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The Complete Guide Growing Scallions in Containers

Introduction

Scallions and green onions are actually the same thing! They're practically a staple in many dishes. Whether you're a seasoned gardener or just starting, here's your abridged guide to growing scallions in containers.

Selecting the Right Container

Pot Size for Green Onions

The depth of your container matters for scallions, which have relatively shallow roots. A depth of at least 6 inches is ideal. This allows room for the roots to grow down and the scallions to develop. If your green onion container is too small, the scallions will compete for space. This can affect their overall size and health.

Pot Material

Plastic and terracotta are both excellent options for scallions. Plastic offers durability and retains moisture well. This is beneficial in drier climates. Terracotta, on the other hand, provides better breathability for the soil. This prevents overwatering in wetter conditions.

Drainage

Scallions do not like waterlog soil. So ensure your green onion planter has good drainage. Without it, the roots can rot, and the plants can fail. Drill additional holes if your container only has a few or none.

Depth of Soil

A good rule of thumb is to fill your green onion pot with soil up to an inch below the rim. This will allow space to water without overflow while still providing enough soil depth for the scallions.

Multi-Purpose Containers

If wholesale nursery pots aren't your style, repurpose items like milk jugs, buckets, and even unused household items. Just make sure they have the right depth, and are thoroughly cleaned before use. Drill holes if necessary.

Soil Preparation

Importance of Well-Draining Soil

Scallions, like most plants, dislike wet feet. The roots need access to air as much as they need water and nutrients. Heavy, compacted soil will hinder root development. Hence, drainage is imperative for container growth.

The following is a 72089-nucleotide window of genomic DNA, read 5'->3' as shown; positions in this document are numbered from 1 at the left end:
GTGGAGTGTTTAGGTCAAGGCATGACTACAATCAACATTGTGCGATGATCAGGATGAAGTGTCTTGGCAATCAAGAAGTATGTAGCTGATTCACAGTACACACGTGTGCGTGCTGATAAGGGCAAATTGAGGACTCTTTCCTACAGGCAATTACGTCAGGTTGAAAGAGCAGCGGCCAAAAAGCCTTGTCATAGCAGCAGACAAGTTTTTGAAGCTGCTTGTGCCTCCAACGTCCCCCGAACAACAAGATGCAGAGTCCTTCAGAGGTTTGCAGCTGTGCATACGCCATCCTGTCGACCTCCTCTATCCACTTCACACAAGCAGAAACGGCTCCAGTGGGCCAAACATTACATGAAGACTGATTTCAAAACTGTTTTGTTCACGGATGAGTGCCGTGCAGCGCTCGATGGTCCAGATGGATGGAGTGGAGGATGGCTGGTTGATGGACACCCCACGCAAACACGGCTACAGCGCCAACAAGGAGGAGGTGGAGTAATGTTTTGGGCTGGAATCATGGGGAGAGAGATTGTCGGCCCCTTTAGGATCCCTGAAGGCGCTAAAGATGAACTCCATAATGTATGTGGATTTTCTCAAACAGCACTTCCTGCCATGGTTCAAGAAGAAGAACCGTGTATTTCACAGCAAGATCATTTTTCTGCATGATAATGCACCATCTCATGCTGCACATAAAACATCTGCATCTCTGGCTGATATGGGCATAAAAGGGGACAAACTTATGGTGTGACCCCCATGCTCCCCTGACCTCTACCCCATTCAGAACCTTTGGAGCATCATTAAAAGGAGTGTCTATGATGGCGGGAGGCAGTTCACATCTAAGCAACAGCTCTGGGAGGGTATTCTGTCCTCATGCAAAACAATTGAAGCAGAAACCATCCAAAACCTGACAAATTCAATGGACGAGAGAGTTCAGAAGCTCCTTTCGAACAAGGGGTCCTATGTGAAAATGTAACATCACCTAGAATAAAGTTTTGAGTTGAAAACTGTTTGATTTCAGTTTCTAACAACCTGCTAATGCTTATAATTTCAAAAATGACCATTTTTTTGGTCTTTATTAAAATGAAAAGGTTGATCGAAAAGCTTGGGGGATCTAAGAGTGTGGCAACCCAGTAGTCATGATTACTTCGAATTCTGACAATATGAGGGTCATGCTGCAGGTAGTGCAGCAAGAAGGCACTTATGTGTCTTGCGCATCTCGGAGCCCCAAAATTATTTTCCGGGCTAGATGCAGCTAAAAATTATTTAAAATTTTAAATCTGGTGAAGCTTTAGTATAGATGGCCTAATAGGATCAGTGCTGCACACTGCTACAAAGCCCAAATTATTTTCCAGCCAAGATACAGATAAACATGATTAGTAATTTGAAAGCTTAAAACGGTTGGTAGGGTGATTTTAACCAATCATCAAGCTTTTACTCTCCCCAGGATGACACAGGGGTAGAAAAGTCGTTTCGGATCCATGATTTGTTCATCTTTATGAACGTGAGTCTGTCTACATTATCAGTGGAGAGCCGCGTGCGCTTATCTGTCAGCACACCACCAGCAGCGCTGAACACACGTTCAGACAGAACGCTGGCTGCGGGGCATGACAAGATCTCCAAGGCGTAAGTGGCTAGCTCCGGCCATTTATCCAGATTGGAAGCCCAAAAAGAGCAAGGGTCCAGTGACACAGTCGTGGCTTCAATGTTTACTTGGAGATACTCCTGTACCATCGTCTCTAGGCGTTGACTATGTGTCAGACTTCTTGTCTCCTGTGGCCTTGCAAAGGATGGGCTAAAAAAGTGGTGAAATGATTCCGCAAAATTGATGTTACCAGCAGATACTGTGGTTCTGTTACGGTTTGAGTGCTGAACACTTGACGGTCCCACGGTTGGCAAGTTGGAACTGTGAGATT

Recipe for a Suitable Potting Mix

Create your potting mix by combining equal parts of garden soil, compost, and coarse sand. Alternatively, you can use two parts peat moss, one part each of perlite and organic compost. This mix ensures aeration and moisture retention. Your scallions will have a healthy environment for growth.

pH Levels and Soil Acidity

Test the pH level of your soil or potting mix. Aiming for a slightly acidic level between 6 and 7. This pH range encourages nutrient uptake and helps to thwart certain soil-borne diseases. Adding garden lime or wood ash can help raise the pH if it's too low. While sulfur or ferrous sulfate can lower it if needed.

growing scallions in containers

How to Grow Green Onions in Containers?

Planting from Sets

Fill the green onion container with your prepared soil mix. Leave about an inch from the top to prevent soil runoff. Plant the sets about 1 inch deep in the soil with the pointed end facing up.


Space the sets 1 inch apart in rows or a grid pattern. Ensure they have room to grow and are not overcrowded. After planting green onions in containers, water the sets thoroughly. Until you see water draining from the bottom of the container.

Growing Green Onions in Pots from Seed

Sprinkle the seeds evenly on the soil surface. Cover with a fine layer of soil, approximately ¼ inch deep. Gently water the soil to settle the seeds in place. Be careful not to dislodge them when growing scallions in pots.


Keep the soil consistently moist until the seeds germinate. This will typically take 7 to 14 days. Once the seedlings have a couple of sets of leaves, thin them to 1 inch apart. Using scissors to snip off the excess plants at soil level. This allows the remaining to grow uninhibitedly.

Care and Maintenance